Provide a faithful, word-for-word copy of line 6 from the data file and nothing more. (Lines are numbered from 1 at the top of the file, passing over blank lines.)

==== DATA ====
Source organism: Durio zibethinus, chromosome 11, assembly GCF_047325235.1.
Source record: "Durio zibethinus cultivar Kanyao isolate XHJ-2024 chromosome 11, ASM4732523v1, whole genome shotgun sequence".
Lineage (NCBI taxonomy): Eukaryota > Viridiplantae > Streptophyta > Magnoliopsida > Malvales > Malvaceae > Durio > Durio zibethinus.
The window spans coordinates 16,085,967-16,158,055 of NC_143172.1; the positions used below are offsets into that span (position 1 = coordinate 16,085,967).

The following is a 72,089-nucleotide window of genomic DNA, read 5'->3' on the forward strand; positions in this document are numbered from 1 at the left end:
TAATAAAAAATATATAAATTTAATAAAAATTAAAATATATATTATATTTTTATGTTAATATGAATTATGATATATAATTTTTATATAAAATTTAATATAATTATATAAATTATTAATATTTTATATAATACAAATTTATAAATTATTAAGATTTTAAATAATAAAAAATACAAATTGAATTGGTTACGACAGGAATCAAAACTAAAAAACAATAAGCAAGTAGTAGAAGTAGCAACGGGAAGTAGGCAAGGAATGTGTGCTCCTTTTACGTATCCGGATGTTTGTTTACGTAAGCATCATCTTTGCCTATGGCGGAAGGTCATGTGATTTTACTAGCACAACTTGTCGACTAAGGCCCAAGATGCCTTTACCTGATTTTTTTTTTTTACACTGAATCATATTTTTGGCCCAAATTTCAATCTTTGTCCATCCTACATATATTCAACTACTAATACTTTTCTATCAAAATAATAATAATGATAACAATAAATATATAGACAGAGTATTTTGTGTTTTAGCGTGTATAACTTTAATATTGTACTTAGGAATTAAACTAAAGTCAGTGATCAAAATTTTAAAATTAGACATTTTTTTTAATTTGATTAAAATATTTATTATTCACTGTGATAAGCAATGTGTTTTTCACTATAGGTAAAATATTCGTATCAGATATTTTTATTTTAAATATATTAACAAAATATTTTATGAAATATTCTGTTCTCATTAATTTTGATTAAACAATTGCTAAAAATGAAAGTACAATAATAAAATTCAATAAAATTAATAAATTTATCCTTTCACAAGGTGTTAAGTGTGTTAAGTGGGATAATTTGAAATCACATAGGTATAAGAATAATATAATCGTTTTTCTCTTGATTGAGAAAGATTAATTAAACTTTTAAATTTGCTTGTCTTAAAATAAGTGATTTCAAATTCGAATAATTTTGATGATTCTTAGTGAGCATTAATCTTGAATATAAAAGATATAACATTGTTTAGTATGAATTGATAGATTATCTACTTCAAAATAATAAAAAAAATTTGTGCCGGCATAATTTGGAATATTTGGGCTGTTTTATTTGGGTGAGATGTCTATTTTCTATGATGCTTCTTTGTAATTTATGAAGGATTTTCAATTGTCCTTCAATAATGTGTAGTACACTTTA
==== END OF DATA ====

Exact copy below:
TAATAAAAAATATATAAATTTAATAAAAATTAAAATATATATTATATTTTTATGTTAATATGAATTATGATATATAATTTTTATATAAAATTTAATATAATTATATAAATTATTAATATTTTATATAATACAAATTTATAAATTATTAAGATTTTAAATAATAAAAAATACAAATTGAATTGGTTACGACAGGAATCAAAACTAAAAAACAATAAGCAAGTAGTAGAAGTAGCAACGGGAAGTAGGCAAGGAATGTGTGCTCCTTTTACGTATCCGGATGTTTGTTTACGTAAGCATCATCTTTGCCTATGGCGGAAGGTCATGTGATTTTACTAGCACAACTTGTCGACTAAGGCCCAAGATGCCTTTACCTGATTTTTTTTTTTTACACTGAATCATATTTTTGGCCCAAATTTCAATCTTTGTCCATCCTACATATATTCAACTACTAATACTTTTCTATCAAAATAATAATAATGATAACAATAAATATATAGACAGAGTATTTTGTGTTTTAGCGTGTATAACTTTAATATTGTACTTAGGAATTAAACTAAAGTCAGTGATCAAAATTTTAAAATTAGACATTTTTTTTAATTTGATTAAAATATTTATTATTCACTGTGATAAGCAATGTGTTTTTCACTATAGGTAAAATATTCGTATCAGATATTTTTATTTTAAATATATTAACAAAATATTTTATGAAATATTCTGTTCTCATTAATTTTGATTAAACAATTGCTAAAAATGAAAGTACAATAATAAAATTCAATAAAATTAATAAATTTATCCTTTCACAAGGTGTTAAGTGTGTTAAGTGGGATAATTTGAAATCACATAGGTATAAGAATAATATAATCGTTTTTCTCTTGATTGAGAAAGATTAATTAAACTTTTAAATTTGCTTGTCTTAAAATAAGTGATTTCAAATTCGAATAATTTTGATGATTCTTAGTGAGCATTAATCTTGAATATAAAAGATATAACATTGTTTAGTATGAATTGATAGATTATCTACTTCAAAATAATAAAAAAAATTTGTGCCGGCATAATTTGGAATATTTGGGCTGTTTTATTTGGGTGAGATGTCTATTTTCTATGATGCTTCTTTGTAATTTATGAAGGATTTTCAATTGTCCTTCAATAATGTGTAGTACACTTTA